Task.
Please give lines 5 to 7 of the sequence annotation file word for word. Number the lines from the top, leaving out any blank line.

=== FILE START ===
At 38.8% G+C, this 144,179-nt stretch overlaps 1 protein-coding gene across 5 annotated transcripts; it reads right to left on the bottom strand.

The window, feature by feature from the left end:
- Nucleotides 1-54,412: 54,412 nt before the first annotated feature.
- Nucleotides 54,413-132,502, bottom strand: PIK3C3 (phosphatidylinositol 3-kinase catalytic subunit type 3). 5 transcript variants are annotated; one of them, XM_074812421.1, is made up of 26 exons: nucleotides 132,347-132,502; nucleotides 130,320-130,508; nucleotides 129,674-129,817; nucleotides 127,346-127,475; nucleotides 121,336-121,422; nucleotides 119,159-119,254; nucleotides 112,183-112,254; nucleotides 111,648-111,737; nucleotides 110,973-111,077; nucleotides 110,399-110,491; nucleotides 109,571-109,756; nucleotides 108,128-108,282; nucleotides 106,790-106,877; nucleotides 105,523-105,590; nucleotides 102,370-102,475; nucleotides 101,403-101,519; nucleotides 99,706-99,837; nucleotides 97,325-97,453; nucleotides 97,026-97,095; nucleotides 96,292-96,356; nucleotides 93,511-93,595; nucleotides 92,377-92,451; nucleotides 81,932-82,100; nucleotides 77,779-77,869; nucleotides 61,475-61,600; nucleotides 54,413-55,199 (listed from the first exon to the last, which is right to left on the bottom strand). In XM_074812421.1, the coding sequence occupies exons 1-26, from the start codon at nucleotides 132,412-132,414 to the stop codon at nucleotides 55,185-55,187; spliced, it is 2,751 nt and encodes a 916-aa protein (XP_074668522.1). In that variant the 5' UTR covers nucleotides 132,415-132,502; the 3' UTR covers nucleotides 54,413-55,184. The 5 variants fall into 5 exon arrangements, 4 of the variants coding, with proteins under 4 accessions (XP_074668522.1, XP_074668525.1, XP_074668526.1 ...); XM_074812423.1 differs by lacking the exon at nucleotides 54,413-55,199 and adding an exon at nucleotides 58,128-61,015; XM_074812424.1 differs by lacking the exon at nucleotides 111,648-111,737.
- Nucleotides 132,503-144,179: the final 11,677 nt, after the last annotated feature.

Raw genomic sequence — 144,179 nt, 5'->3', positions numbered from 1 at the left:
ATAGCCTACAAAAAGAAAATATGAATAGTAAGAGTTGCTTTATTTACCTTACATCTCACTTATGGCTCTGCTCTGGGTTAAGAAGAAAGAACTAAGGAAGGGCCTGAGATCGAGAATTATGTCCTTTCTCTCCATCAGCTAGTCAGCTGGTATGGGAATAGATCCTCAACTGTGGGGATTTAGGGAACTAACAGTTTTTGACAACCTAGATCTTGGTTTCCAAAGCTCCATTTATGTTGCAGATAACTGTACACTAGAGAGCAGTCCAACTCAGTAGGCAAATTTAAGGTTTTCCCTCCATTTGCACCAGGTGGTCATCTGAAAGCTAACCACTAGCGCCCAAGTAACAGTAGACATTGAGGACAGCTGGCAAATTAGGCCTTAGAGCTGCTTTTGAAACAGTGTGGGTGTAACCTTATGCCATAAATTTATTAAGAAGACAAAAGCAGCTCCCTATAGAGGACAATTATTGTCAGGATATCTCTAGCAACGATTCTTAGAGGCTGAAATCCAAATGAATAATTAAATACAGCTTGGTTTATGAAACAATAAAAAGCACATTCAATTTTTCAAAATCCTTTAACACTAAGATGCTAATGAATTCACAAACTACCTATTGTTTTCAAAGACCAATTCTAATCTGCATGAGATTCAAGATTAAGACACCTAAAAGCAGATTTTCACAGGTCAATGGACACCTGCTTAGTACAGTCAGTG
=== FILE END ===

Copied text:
- Nucleotides 132,503-144,179: the final 11,677 nt, after the last annotated feature.

Raw genomic sequence — 144,179 nt, 5'->3', positions numbered from 1 at the left:
ATAGCCTACAAAAAGAAAATATGAATAGTAAGAGTTGCTTTATTTACCTTACATCTCACTTATGGCTCTGCTCTGGGTTAAGAAGAAAGAACTAAGGAAGGGCCTGAGATCGAGAATTATGTCCTTTCTCTCCATCAGCTAGTCAGCTGGTATGGGAATAGATCCTCAACTGTGGGGATTTAGGGAACTAACAGTTTTTGACAACCTAGATCTTGGTTTCCAAAGCTCCATTTATGTTGCAGATAACTGTACACTAGAGAGCAGTCCAACTCAGTAGGCAAATTTAAGGTTTTCCCTCCATTTGCACCAGGTGGTCATCTGAAAGCTAACCACTAGCGCCCAAGTAACAGTAGACATTGAGGACAGCTGGCAAATTAGGCCTTAGAGCTGCTTTTGAAACAGTGTGGGTGTAACCTTATGCCATAAATTTATTAAGAAGACAAAAGCAGCTCCCTATAGAGGACAATTATTGTCAGGATATCTCTAGCAACGATTCTTAGAGGCTGAAATCCAAATGAATAATTAAATACAGCTTGGTTTATGAAACAATAAAAAGCACATTCAATTTTTCAAAATCCTTTAACACTAAGATGCTAATGAATTCACAAACTACCTATTGTTTTCAAAGACCAATTCTAATCTGCATGAGATTCAAGATTAAGACACCTAAAAGCAGATTTTCACAGGTCAATGGACACCTGCTTAGTACAGTCAGTG